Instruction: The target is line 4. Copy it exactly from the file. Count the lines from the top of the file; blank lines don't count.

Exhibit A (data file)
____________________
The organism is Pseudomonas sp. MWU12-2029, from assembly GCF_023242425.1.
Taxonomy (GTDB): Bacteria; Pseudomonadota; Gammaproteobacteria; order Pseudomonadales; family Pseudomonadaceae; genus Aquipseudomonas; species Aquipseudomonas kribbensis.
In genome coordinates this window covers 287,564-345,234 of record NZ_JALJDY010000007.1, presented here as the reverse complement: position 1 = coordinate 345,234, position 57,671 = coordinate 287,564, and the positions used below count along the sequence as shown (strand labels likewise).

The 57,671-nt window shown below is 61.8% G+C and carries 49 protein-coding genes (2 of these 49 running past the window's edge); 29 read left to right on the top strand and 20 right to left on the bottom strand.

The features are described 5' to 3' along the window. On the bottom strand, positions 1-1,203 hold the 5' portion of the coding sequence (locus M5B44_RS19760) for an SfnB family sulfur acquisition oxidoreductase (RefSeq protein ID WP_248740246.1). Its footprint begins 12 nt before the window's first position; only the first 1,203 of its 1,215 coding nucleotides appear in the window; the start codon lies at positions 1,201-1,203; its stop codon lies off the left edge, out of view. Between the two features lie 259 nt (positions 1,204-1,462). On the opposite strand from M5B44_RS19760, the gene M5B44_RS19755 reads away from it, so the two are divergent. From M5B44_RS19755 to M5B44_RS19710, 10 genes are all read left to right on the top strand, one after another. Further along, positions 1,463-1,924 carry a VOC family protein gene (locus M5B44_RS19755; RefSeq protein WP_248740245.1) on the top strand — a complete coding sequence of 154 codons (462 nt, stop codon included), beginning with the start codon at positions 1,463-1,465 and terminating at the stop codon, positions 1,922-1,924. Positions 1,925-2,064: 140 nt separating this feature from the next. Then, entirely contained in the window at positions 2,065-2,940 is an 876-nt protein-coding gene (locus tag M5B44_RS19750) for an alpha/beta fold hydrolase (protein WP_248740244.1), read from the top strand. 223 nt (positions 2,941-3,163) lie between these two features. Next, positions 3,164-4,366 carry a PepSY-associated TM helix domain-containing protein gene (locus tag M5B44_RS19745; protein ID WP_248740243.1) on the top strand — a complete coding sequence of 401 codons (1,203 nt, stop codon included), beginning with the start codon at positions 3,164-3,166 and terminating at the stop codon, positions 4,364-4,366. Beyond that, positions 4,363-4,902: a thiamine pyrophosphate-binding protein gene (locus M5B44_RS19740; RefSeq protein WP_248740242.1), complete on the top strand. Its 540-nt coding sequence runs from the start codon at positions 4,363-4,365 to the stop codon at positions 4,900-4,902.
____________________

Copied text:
The 57,671-nt window shown below is 61.8% G+C and carries 49 protein-coding genes (2 of these 49 running past the window's edge); 29 read left to right on the top strand and 20 right to left on the bottom strand.